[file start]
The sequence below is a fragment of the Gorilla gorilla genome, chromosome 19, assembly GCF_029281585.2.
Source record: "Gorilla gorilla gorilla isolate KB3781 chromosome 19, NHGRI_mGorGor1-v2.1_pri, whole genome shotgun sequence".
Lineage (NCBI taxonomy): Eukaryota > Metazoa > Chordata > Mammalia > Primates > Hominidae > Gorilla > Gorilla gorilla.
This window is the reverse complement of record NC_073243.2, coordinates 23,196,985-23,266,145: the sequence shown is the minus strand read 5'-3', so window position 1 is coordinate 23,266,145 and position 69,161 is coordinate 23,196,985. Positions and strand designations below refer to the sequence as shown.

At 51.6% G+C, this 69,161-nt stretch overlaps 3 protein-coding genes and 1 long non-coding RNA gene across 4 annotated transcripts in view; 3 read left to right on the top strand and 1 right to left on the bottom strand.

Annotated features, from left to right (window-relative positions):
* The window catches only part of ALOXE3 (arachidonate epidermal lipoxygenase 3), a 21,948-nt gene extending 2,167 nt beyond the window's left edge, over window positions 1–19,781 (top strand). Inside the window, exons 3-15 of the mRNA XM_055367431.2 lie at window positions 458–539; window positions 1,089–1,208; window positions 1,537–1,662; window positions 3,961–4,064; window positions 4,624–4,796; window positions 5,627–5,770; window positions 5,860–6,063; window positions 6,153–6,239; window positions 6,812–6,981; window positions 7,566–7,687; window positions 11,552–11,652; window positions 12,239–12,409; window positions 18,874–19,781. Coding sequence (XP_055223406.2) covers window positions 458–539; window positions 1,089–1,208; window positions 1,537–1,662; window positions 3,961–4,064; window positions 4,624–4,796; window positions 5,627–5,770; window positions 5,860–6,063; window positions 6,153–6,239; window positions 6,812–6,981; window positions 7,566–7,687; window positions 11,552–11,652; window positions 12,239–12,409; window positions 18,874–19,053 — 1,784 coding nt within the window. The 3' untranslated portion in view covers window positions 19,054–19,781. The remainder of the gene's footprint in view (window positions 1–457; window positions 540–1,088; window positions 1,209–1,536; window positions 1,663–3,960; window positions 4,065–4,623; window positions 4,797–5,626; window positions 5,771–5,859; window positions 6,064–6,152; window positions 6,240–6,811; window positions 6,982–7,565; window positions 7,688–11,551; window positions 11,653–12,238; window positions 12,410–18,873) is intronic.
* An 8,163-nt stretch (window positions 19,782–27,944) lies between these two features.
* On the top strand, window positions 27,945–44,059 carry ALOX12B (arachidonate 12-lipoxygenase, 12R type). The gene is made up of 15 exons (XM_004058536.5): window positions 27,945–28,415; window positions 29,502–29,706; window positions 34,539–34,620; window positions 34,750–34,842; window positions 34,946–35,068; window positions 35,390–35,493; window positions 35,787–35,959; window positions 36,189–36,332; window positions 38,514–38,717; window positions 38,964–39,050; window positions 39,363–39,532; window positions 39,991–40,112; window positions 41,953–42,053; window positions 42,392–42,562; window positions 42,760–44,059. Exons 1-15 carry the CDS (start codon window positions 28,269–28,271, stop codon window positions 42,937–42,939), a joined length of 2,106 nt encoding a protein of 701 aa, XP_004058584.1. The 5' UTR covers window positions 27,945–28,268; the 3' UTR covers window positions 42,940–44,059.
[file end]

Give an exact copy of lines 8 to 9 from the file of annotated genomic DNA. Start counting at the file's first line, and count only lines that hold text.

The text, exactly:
* An 8,163-nt stretch (window positions 19,782–27,944) lies between these two features.
* On the top strand, window positions 27,945–44,059 carry ALOX12B (arachidonate 12-lipoxygenase, 12R type). The gene is made up of 15 exons (XM_004058536.5): window positions 27,945–28,415; window positions 29,502–29,706; window positions 34,539–34,620; window positions 34,750–34,842; window positions 34,946–35,068; window positions 35,390–35,493; window positions 35,787–35,959; window positions 36,189–36,332; window positions 38,514–38,717; window positions 38,964–39,050; window positions 39,363–39,532; window positions 39,991–40,112; window positions 41,953–42,053; window positions 42,392–42,562; window positions 42,760–44,059. Exons 1-15 carry the CDS (start codon window positions 28,269–28,271, stop codon window positions 42,937–42,939), a joined length of 2,106 nt encoding a protein of 701 aa, XP_004058584.1. The 5' UTR covers window positions 27,945–28,268; the 3' UTR covers window positions 42,940–44,059.